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Science, Humanities and Social Sciences, multidisciplinary; Science, Humanities and Social Sciences, multidisciplinary; Science, multidisciplinary
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10.1038/s41598-018-26981-6
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Abstract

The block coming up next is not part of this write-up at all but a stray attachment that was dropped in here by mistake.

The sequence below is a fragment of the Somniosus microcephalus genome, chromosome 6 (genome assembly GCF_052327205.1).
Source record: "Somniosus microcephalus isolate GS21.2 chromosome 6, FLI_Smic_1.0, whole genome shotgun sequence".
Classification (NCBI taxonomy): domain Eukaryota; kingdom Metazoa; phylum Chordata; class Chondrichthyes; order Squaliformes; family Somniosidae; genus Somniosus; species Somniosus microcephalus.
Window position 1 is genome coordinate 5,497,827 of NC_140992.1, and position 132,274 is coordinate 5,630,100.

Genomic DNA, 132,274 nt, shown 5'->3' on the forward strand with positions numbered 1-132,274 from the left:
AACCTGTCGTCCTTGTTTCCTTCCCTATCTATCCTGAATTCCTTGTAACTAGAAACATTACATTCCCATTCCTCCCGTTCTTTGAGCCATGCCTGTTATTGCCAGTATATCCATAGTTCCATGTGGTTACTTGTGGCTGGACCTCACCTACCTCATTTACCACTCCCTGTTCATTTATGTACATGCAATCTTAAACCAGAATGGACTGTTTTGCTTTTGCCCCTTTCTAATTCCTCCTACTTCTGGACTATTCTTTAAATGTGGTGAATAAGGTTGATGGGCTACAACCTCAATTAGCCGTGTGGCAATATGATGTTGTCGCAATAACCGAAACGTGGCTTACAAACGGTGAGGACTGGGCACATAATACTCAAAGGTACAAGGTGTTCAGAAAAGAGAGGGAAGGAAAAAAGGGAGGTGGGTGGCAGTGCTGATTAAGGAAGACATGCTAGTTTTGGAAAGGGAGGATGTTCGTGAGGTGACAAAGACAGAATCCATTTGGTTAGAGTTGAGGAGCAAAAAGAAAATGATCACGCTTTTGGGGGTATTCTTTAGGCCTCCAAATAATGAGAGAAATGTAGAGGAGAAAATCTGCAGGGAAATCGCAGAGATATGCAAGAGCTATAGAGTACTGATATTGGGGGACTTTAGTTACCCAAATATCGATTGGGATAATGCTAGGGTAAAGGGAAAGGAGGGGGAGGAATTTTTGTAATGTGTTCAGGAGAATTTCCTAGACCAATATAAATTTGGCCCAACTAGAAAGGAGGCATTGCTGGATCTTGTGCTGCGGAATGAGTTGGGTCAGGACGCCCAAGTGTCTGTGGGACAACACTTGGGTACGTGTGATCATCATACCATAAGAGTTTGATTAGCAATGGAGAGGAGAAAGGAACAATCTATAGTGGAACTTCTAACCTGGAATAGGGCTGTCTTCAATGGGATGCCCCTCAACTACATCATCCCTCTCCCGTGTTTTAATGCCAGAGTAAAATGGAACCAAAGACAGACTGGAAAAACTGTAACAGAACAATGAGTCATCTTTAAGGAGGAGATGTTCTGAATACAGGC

www.nature.com/scientificreports OPEN Design of Phase Gradient Coding Metasurfaces for Broadband Wave Modulating Received: 14 November 2017 Yang Zhou, Guori Zhang, Haiyan Chen, Peiheng Zhou, Xin Wang, Linbo Zhang, Li Zhang, Accepted: 23 May 2018 Jianliang Xie & Longjiang Deng Published: xx xx xxxx Wave modulating is one of the most interesting applications of metasurfaces. It requires an effective method to design metasurfaces with arbitrary space-variant phase. In this paper, we proposed an optimized design method for arbitrarily modulating wave based on the Genetic Algorithm, which is efficient to optimize designated radiation patterns according to application requirements. In order to verify the availability of the method, wave modulating of single lobe radiation at 10 GHz and broadband 3-lobes radiation at X band are optimized. For wave modulating of single lobe radiation, eight basic codes are chosen to excite the specific phases evenly dispersed from 0 to 2π for smooth phase gradient, and the 8 × 8, 20 × 20 and 40 × 40 arrays of the basic codes are optimized. It proves that the wave modulation accuracy is enhancing with the increase of elements quantity. For wave modulating of 3-lobes radiation, the 20 × 20 arrays are proposed and optimized, and their basic codes are increased to 32 for meeting the broadband requirement. Its broadband wave modulating has been verified by simulation and experiment, and it is shown that the directional 3-lobes radiation patterns keeps nearly stable within the broadband frequency range of 8.7–11.3 GHz. Metasurfaces, as ultrathin planar artificial structures, have attracted much attention in recent years. Many novel 1–3 applications were realized with such configurations, including polarization control , reflection-phase modula- 4–6 7–9 10–12 13–15 tion , perfect absorption , focusing , and holograms . In microwave bands, wave modulating, including 16–20 anomalous reflection, refraction and focusing , is one of the most interesting phenomena, which can be used in radome, super-lens and radar cross section (RCS) reduction. According to the recent development in this area, 21–23 11–14 the reported metasurfaces can be basically classified into two categories, dynamic and static . Dynamic metasurfaces are usually active. Based on FPGA or other logical circuits, the phase gradient becomes tunable and therefore realizes die ff rent functions in one configuration. For static metasurfaces, they have the characteristics of ultrathin thickness and relatively simple layout, which can be used in severe environments where the dynamic component is not applicable. The problems of static metasurfaces for arbitrary wave manipulating are the limited operating bandwidth and time-consuming layout design. For layout design, there are two strategies to solve the problem. One is enhancing the continuity of phase gradient of basic elements. According to the generalized Snell’s law , once the phase gradient dФ/dx along the interface of two media is ideally continuous, arbitrary wave modulating can be achieved. However, the phase gra- dient is actually generated by the phase difference between adjacent subwavelength elements of the metasurface, and the size of elements cannot be infinitely small. Hence, for metasurfaces with finite size, the phase gradient is piecewise rather than continuous. Promoting the continuity of phase gradient is helpful for modulating wave flexibly. The other one is optimizing the layout of metasurfaces. In Cui’s report , radiation of metasurfaces can be expressed by a sequence of ‘0’ and ‘1’ elements, which is named as ‘coding metamaterials’. Essentially, differ - ent combinations of ‘0’ and ‘1’ elements can be equivalent to big units with different reflection phases, so that it can generate a desired phase gradient and radiation by reasonable layout. er Th efore, it is necessary to effectively and efficiently design the reasonable layout of metasurfaces for achieving arbitrary wave modulating. Genetic Algorithm (GA) is employed due to its efficient global search and optimization, which has been used in Computer State Key Laboratory of Electronic Thin Films and Integrated Devices, National Engineering Research Center of Electromagnetic Radiation Control Materials, Key Laboratory of Multi-Spectral Absorbing Materials and Structures of Ministry of Education, University of Electronic Science and Technology of China, Chengdu, 610054, China. Correspondence and requests for materials should be addressed to H.C. (email: chenhy@uestc.edu.cn) SCIENTIFIC REPO R tS | (2018) 8:8672 | DOI:10.1038/s41598-018-26981-6 1 www.nature.com/scientificreports/ 26 27 28 Science , Sociology , Biology and so on. By simulating the process of natural selection, GA is able to obtain the optimization with global search and convergence . For bandwidth expansion, the phase gradient of basic elements should keep constant in operating bandwidth. However, for static metasurfaces, phase gradient is normally varying with the work frequency, which leads to the difference of wave modulating. Broadband wave modulating can be design by optimization algorithm, which reduces the difference in between the radiations of different work frequencies. Compared to the design of broad- 9,30 band RCS reduction , the design of broadband wave modulating is more difficult and rarely studied. In this paper, we proposed an optimized design method for arbitrary modulating wave based on the Genetic 30,31 Algorithm. Compare to the design of RCS reduction , the random distribution metasurfaces have been designed and fabricated to modulate the radiation direction. Different from the typical 0–1 coding metasur - 25,30–32 faces , the multi-coding metasurfaces are able to draw into various phase gradient. The multi-coding ele- ments are composed of different size metal patterns, with reflection phases distributed evenly from 0 to 2π . It will improve the flexibility of wave manipulation based on generalized Snell’s law . In addition, the directivities of metasurfaces have been calculated to measure the direction and magnitude of wave manipulation. The meta- surfaces of 8 × 8, 20 × 20 and 40 × 40 arrays have been simulated. According to the comparison of different size arrays, it is demonstrated that the directivity is enhancing with the increase of elements quantity. In order to verify the performance of broadband wave modulating, the basic elements of the phase gradient metasurfaces further increase to 32, and optimally arranged into a 20 × 20 metasurfaces array. It concludes that the Radar Cross Section (RCS) keeps stable from 8.7 GHz to 11.3 GHz, which float in a 3 dB range. Design Method An M × N array of elements of varied reflection phase under plane-wave normal incidence is considered. According to array theory , the far-field function is described as ff (, θϕ) =⋅ ff ⋅ ∑∑ () ir p mn fm (, ni )e =− xp[( ϕ mn ,)]       1   1     fm (, ni )e = xp − kDsinc θϕ  os ms −  + inϕn −      p            2 2   (1)     where θ and ϕ are the elevation and azimuth angles of an arbitrary direction, k is the wave vector in free space, D is the size of elements, f and f represent the phase components of each element attributed to reflection and r p position respectively. Note that f is the phase component of incident wave, which can be seen as 1 for each lattice due to the normal incidence of plane-wave in this paper. In the case of metasurfaces layout optimization, each element can be regarded as a variable contributing to the total radiation. Total radiation of a determined layout can be calculated through expression 1, but it is difficult to use the local optimization methods to obtain the best layout according to a desired radiation. Compared to the Newton method, gradient method and other determined local methods, global optimization algorithm is good at solving the multi-variable and multi-constraint complex model. It can obtain approximate optimal solution for engineering application in the short time by randomly global searching. GA is a global optimization algorithm that simulates the natural selection process. The solving process of GA is independent of the problem and has no requirement for search space, such as function derivability and continuity. In addition, GA directly operates on the coding sequences of the parameter set, which could be consist of graphs, trees and other abstract objectives. er Th efore, GA is able to optimize the metasurfaces layout according to the target. Similar to the law of evolution, all the unknowns are encoded into a binary sequence of gene. The transition function (TF) translates every gene into an individual, such as Eq. 1. A number of individuals form a generation. By evaluating the fitness measured by the objective function (OF), the individuals of a generation are ranked and some of the poorer ones will be eliminated. Afterwards, by gene copy, recombination and mutation, the newer individuals are generated and forms the next generation. e p Th rocess of copy and recombination develop the advantage of individuals, and the mutation make the optimization avoiding local convergence. e Th t fi ness has no change more than 50 generations and the quantity of last change is smaller than the 0.01% of the current fitness, then we assume the fitness reaches convergence. In the case of wave modulating, the layout parameters of metasurfaces are the unknowns. The radi- ation represents the individual and the far-field function in Eq.  1 is the TF. e Th expectancy of radiation pattern is the OF, which can be expressed as OF =⋅ max( αθ f ,) ϕ ii i () i=1 (2) where θ and ϕ represent the i-th far field radiation direction that needs to be manipulated, and α is the weight i i i coefficient of each expectancies. Then, the problem of wave manipulating is transformed to solving the maximum of Eq. 2. Figure 1 shows the flow chart of the proposed method for optimizing the layout. Optimizing Design of Single Lobe Radiation In order to verify the optimization method for wave manipulating, we choose metallic square patches as unit cell pattern. The element illustrated by Fig.  2a is a typical sandwich configuration with FR4 substrate. Eight elements numbered from ‘1’ to ‘8’ own different reflection phases by varying the patch width w. Table  1 shows the detailed geometrical parameters of each element. Due to the metal ground on the back, the entire structure is perfectly reflective for incident waves. The reflection amplitude remains above 0.98 and the reflection phase changes from −180° to 155° with varying w, as shown in Fig. 2b. Resonance happens near w = 6 mm where the phase changes SCIENTIFIC REPO R tS | (2018) 8:8672 | DOI:10.1038/s41598-018-26981-6 2 www.nature.com/scientificreports/ Figure 1. Flowchart of the optimization algorithm. The GA is employed to design the optimal layout of metasurfaces. Figure 2. Schematic of element and its reflection properties. (a) The copper patch has a conductivity of 5.8 × 10 S/m with a width of w; The FR4 substrate backed by perfect electric conductor (PEC) plane has a thickness of h = 1 mm with a dielectric constant of 4.6 and loss tangent of 0.001, and the periodicity of the element is p = 7.5 mm. (b) Simulated reflection phase and amplitude at 10 GHz for the element with varying patch width is obtained by Finite Integral Technology (FIT). No. 1 2 3 4 5 6 7 8 width 7.5 6.55 6.15 5.95 5.8 5.65 5.4 4.65 phase −180 −135.0 −88.2 −41.3 5.8 46.0 89.5 135.5 Table 1. e r Th eflection phase of eight elements. rapidly. Hence, the widths of some elements are chosen very closely to have their reflection phase changing evenly from 0 to 2π. Considering a simple wave manipulating goal of single lobe radiation at θ = 30° and ϕ = 30° for 1 1 normal incidence, a metasurface of 8 × 8 array is firstly optimized with the GA. The layout of metasurfaces can be encoded into 3 × 8 × 8-bit binary sequence, where every 3-bit binary sequence can represent the eight elements of metasurfaces, then multiplied by 8 × 8 array, the 192-bit binary sequence can depict all the layout of metasurfaces. For each iteration of GA optimization, new individuals are created through one-point crossover recombination and mutation, which replace 10% poor performance indi- viduals to form a new generation. The optimization speed is determined by the sequence length and the number of iterations that reach convergence. With the help of CPU Inter X5680, it takes 30 seconds to reach convergence aer 360 g ft eneration for optimizing 8 × 8 array. The layout has a regular distribution on surface, which is shown in SCIENTIFIC REPO R tS | (2018) 8:8672 | DOI:10.1038/s41598-018-26981-6 3 www.nature.com/scientificreports/ Figure 3. e l Th ayout of the optimal metasurface, the calculation and simulation of far field performance under normal incidence at 10 GHz. (a) the layout has been optimized with GA, where the different numbers represent elements of different patch width. The red line shows the distribution of elements owing the same reflection phase and the blue arrow shows the direction of phase gradient. (b) The calculation of far filed is obtained by the TF and the radiation is θ = 30° and ϕ = 30°. (c) The simulation of far filed is obtained by multilevel fast 1 1 multipole algorithm (MLFMA), which also shows the radiation θ = 30° and ϕ = 30°. 1 1 Fig. 3a and marked by red line and blue arrow. Obviously, the regularity looks simply that satisfied with the gener - alized Snell’s law. It can be estimated that the angle of the red line to y axis and blue arrow to x axis are close to 30°. e r Th ed line represents the distribution of elements that owing the same reflection phase, and dx is determined by the distance between adjacent red lines. er Th efore, the phase gradient dФ/dx = 45°/(p/sin30°), and θ = 30° can be calculated according to the generalized Snell’s law. In addition, the blue arrow is the direction of phase gradient, which shows the azimuth of radiation ϕ = 30°. The results demonstrate the validity and efficiency of optimized design method based on GA. The calculated and simulated radiation patterns of the designed metasurface are shown in Fig. 3b,c. Note that the calculation meets well with the simulation, which confirms the wave modulating ability of the optimal design. According to the RCS theory , the directivity of metasurfaces can be expressed as 4( πθ f ,) ϕ Dir(θϕ ,) = fs (, θϕ) inθθϕ dd θϕ , (3) The directivity shows the radiation energy concentrated in the direction of θ and ϕ. With the enhancing of wave modulating, the side lobes of radiation are decreasing, which means the high directivity. For single lobe radiation, the θ and ϕ of highest directivity represent the direction of the strongest radiation energy. Therefore, the expected single lobe radiation is tried to modulate to the highest directivity by optimized design method. In order to investigate wave modulating, single lobe metasurfaces with different radiation directions have been optimized at 10 GHz. The different OFs have been set at every 5 degrees of the elevation angle θ from −90° to 90°. For the 8 × 8 arrays, the simulation results of optimal layouts are shown in Fig. 4a. The white dash line in the diagram represents a perfect fit between the obtained and the expected radiation angles. It is noted that the radiation agrees well with the expectancy when the absolute value of θ is below 53°. However, when the absolute value of the expected angle exceeds 53°, the radiation angle is always near to 53° and not meets the expectancy. In order to improve the performance of wave modulating, the 20 × 20 and 40 × 40 arrays have been optimized and analyzed in the same way, as shown in Fig. 4b,c. Note that the maximum absolute values of radiation angle consistent with the expectancies are 71° and 80°, respectively. It concludes that the increase of array elements leads to the expansion of angle range of wave modulating. Similar to the phased array antenna, the total radiation is a summation of every element’s radiation. Hence, the larger quantity of elements improves the flexible of wave modulating. To further confirm this point, we have simulated the optimized 8 × 8, 20 × 20 and 40 × 40 arrays, which expected radiation angles are 60°. The 3D views of far filed RCS in dB are shown in Fig.  4d–f, which polar plot parts represent the YOZ plane far field RCS. It is noteworthy that, for the 8 × 8, 20 × 20 and 40 × 40 arrays, the directions of the max radiation energy are θ = 53°, 57° and 59°, respectively. Their directivities are 31.51 dBi, 203.93 dBi and 715.53 dBi. The aperture efficiency can η be expressed as: λ D η = (4) 4A π where the D is directivity and A is physical area of array. Then the aperture efficiencies of the proposed 8 × 8, 20 × 20, and 40 × 40 arrays are 0.6269, 0.6491 and 0.5694. Obviously, the number of the array elements directly ae ff cts the beam synthesis, including direction and magnitude. With the growing of the amount of array elements, the radiation direction reaches the expectance better, and the magnitude is even stronger. The desired single lobe is increasing and the undesired side lobes are decreasing, as shown in Fig. 4d–f. It is because the suppressing of side lobes and edge radiation. The quantity of elements improves the wave adduction and weakens the intensity SCIENTIFIC REPO R tS | (2018) 8:8672 | DOI:10.1038/s41598-018-26981-6 4 www.nature.com/scientificreports/ Figure 4. e sim Th ulation of far field RCS under normal incidence at 10 GHz in the YOZ plane. Figure 4a–c show the radiation angles θ of different optimal layouts versus their expected angles. The white dash lines represent the expectancy for (a) 8 × 8 arrays; (b) 20 × 20 arrays; (c) 40 × 40 arrays. Figure 4d–f describe the far field RCS of the optimized arrays in dB scale: (d) 8 × 8 arrays; (e) 20 × 20 arrays; (f) 40 × 40 arrays. The directions of the max radiation energy are θ = 53°, 57° and 59°, respectively. Their directivities are 31.51 dBi, 203.93 dBi and 715.53 dBi. The polar plots in Fig.  4d–f represent the far field RCS in YOZ plane. Expected Optimized Sequence Convergence Consumed time Array direction direction length (bit) generation (sec) 8 × 8 60° 53° 192 390 3.7 20 × 20 60° 57° 600 2637 116.2 40 × 40 60° 59° 4800 9434 2264.1 Table 2. e p Th arameters that evaluating the efficiency and effectiveness for wave modulating. of side lobes. In addition, the edge elements of finite metasurfaces may induce the discontinuities of phase that lead to the edge radiation. For the 8 × 8, 20 × 20 and 40 × 40 arrays, the percentages of edge elements are 43.75%, 19% and 9.75%, respectively. The efficiency and effectiveness for wave modulating are improved by GA with a large number of iterations. Effectiveness evaluates the degree that how much the manipulated radiation direction meets expected direction. Efficiency refers to the speed for providing the desired distribution. As in the previous examples, large arrays are able to promote the wave control. However, the huge quantity of elements need for large arrays are difficult to be distributed by traditional way according to generalized Snell’s law. Then, it is important to improve the efficiency. Table  2 displays the parameters that ae ff ct the efficiency and effectiveness. The distance between radiation direction and expected direction can measures the efficiency. The consumed time and convergence generation reveal the effectiveness. Optimizing Design of Broadband 3-Lobes Radiation For the optimization of special radiation, the common 2-lobes or 4-lobes radiation is easily achieved through 22,28 a checkerboard-like configuration because of its symmetry along the X axis and the Y axis, which is usually used in RCS reduction. u Th s, the 3-lobes radiation without such symmetry is chosen here to confirm the validity of GA. In addition, bandwidth is another important factor that restricts the development of metasurfaces. For passive metasurfaces, it is necessary to explore elements with broadband phase gradient. Therefore, we choose thirty-two cross-like patterns as elements to construct the 20 × 20 arrays. The geometry and phase properties of elements at X band are shown in Fig. 5. The curves of phase versus frequency are approximately parallel in Fig.  5b, which represents the broadband phase gradient. Note that the phase gradient at low frequency is larger than it at high frequency. Frequency dependence of far field performance is inevitable Table  3. In order to realize the wave manipulating in a relatively broadband, the OF should be rewritten as follow: SCIENTIFIC REPO R tS | (2018) 8:8672 | DOI:10.1038/s41598-018-26981-6 5 www.nature.com/scientificreports/ Figure 5. e uni Th t diagram and the reflection properties of the broadband structure. (a) The parameters of cross-like patch are b = 1 mm with varying c and d. The FR4 substrate has a thickness of h = 3 mm, and the periodicity is p = 7.5 mm. (b) Reflection phase of different elements at X band obtained by FIT-simulation. No. c (mm) d (mm) No. c (mm) d (mm) No. c (mm) d (mm) 1 0 1 12 0 2.5 23 1.5 2.5 2 0.5 1 13 2 1.5 24 0.5 3 3 0 1.5 14 2.5 1.5 25 2 2.5 4 1.5 1 15 1 2 26 2.5 2.5 5 0.5 1.5 16 3 1.5 27 1 3 6 0 2 17 1.5 2 28 3 2.5 7 2.5 1 18 0.5 2.5 29 1.5 3 8 3 1 19 0 3 30 2 3 9 1 1.5 20 2 2 31 2.5 3 10 1.5 1.5 21 2.5 2 32 3 3 11 0.5 2 22 3 2 Table 3. e p Th attern parameters of thirty-two elements. βθ =− ff (, ϕθ ,) ff (, ϕ ,) xi i ii x 0     OF = max( −⋅ αβ ff θϕ ,, ) f ∑ ix ii x   i=1 (5)   Where the β is another broadband weight factor that measures the difference of the radiation far field function between center frequency f and other frequency f . Note that we want to keep the β as small as possible, but the 0 x x OF is the function of solving the maximum. Then, the β is turned into opposite number −β . Summing all the x x −β of an optimized layout, the maximum is the best solution for the broadband case. In the case of 3-lobes opti- mization, it takes 143.2 seconds to reach the convergence. The simulation results of radiation at different frequen- cies are shown in Fig. 6. Obviously, the radiation fits the OF best at the center frequency 10 GHz. From 8.7 GHz to 11.3 GHz, the radiation nearly keeps stable with 3 dB difference away from the RCS of center frequency. The difference increases as the operating frequency shifting, which caused by the frequency-dependence of elements’ phase gradient. Radar cross section of the optimal metasurface has also been measured in a home-made microwave test plat- form. Figure 7a shows that the metasurface is placed on the sample stage. Two protractors are attached on the stage to ensure the location of the sample. Figure 7b displays the setup of a bistatic RCS test platform. It is done by using transmitting/receiving horn antennas with semicircular rail to adjust the elevation. A large number of pyramid absorbers surround the stage to eliminate the background reflection. Due to the limitation that the test platform has no roll-over azimuth, the transmitting/receiving antennas can only move in the YOZ plane, then only θ varies. Thus, the radiation pattern of metasurfaces in YOZ plane is measured at a specific X position, where one of the radiation lobes is located. The simulation and experiment results are shown in Fig.  7c,d. Generally, the two results are in good agreement and the wave manipulating of GA optimized layout is verified. In X band, the radiation direction is close to θ = 45°. With the increase of incidence frequency, the 3-lobes radiation is decreas- ing but the amplitude of normal reflection is increasing. Conclusion In our works, the optimization method based on GA has been proved efficient and effectiveness for optimal layouts design of metasurfaces. The 8 × 8, 20 × 20 and 40 × 40 arrays with 8 basic elements have been proposed for single lobe radiation. Compared with the 8 × 8 arrays, the 20 × 20 and 40 × 40 arrays modulate wave more SCIENTIFIC REPO R tS | (2018) 8:8672 | DOI:10.1038/s41598-018-26981-6 6 www.nature.com/scientificreports/ Figure 6. Geometry of optimization layout and the far field RCS simulated by MLFMA at X band in dB scale. (a) The size of the metasurfaces is 150 mm × 150 mm and the OF is θ = θ = θ = 45°, ϕ = 90°, ϕ = 210° and 1 2 3 1 2 ϕ = 330° for three lobes of radiation. The simulation of the metasurface at X band are conducted at: (b) 8 GHz; (c) 9 GHz; (d) 10 GHz; (e) 11 GHz; (f) 12 GHz. (g) The RCS of three lobes versus the frequency. Figure 7. e fa Th bricated metasurfaces, the measurement platform and the far field results. (a) The fabricated metasurface is place on the sample stage. (b) The setup of a bistatic RCS test platform. (c) The radiation image at ϕ = 90° has been simulated with varying angle θ. The horizontal axes represent incidence frequency and the angle of θ, respectively. The vertical axis depicts the RCS in dB. (d) The measured far field performance. SCIENTIFIC REPO R tS | (2018) 8:8672 | DOI:10.1038/s41598-018-26981-6 7 www.nature.com/scientificreports/ flexibly due to the large number of elements. With the increase of array elements, the effects of side lobes and edge radiation are weakened, leading to the high directivity. For broadband application, we fabricated the 20 × 20 layouts with 32 basic elements. By comparing the simulation and experimental results, it proves the relatively high efficiency of wave manipulating in X-band. Due to the frequency dependence of phase gradient in elements, the radiation at different frequencies is not easy to remain constant. In summary, the optimization method based on GA is adopted to design the layouts of metasurfaces for arbitrary wave manipulating, which is more efficient and smart than traditional ways. 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Acknowledgements This work was supported by the National Natural Science Foundation of China (No. 61471097 and 51772042) and “111” Center (No. B13042). The authors acknowledge funding from Open Foundation of Key Laboratory of Multi-Spectral Absorbing Materials and Structures, Ministry of Education (ZYGX2016K009-4). Author Contributions Y.Z. conceived the idea, did the simulations, interpreted the experiments and wrote the manuscript. G.Z. and L.Z. suggested the numerical simulations. H.C., P.Z. and L.Z. performed the measurements and analyzed the data. X.W., J.X. and L.D. contributed to sample fabrication and measurements. All authors discussed the results and commented on the manuscript. Additional Information Competing Interests: The authors declare no competing interests. Publisher's note: Springer Nature remains neutral with regard to jurisdictional claims in published maps and institutional affiliations. SCIENTIFIC REPO R tS | (2018) 8:8672 | DOI:10.1038/s41598-018-26981-6 8 www.nature.com/scientificreports/ Open Access This article is licensed under a Creative Commons Attribution 4.0 International License, which permits use, sharing, adaptation, distribution and reproduction in any medium or format, as long as you give appropriate credit to the original author(s) and the source, provide a link to the Cre- ative Commons license, and indicate if changes were made. The images or other third party material in this article are included in the article’s Creative Commons license, unless indicated otherwise in a credit line to the material. If material is not included in the article’s Creative Commons license and your intended use is not per- mitted by statutory regulation or exceeds the permitted use, you will need to obtain permission directly from the copyright holder. To view a copy of this license, visit http://creativecommons.org/licenses/by/4.0/. © The Author(s) 2018 SCIENTIFIC REPO R tS | (2018) 8:8672 | DOI:10.1038/s41598-018-26981-6 9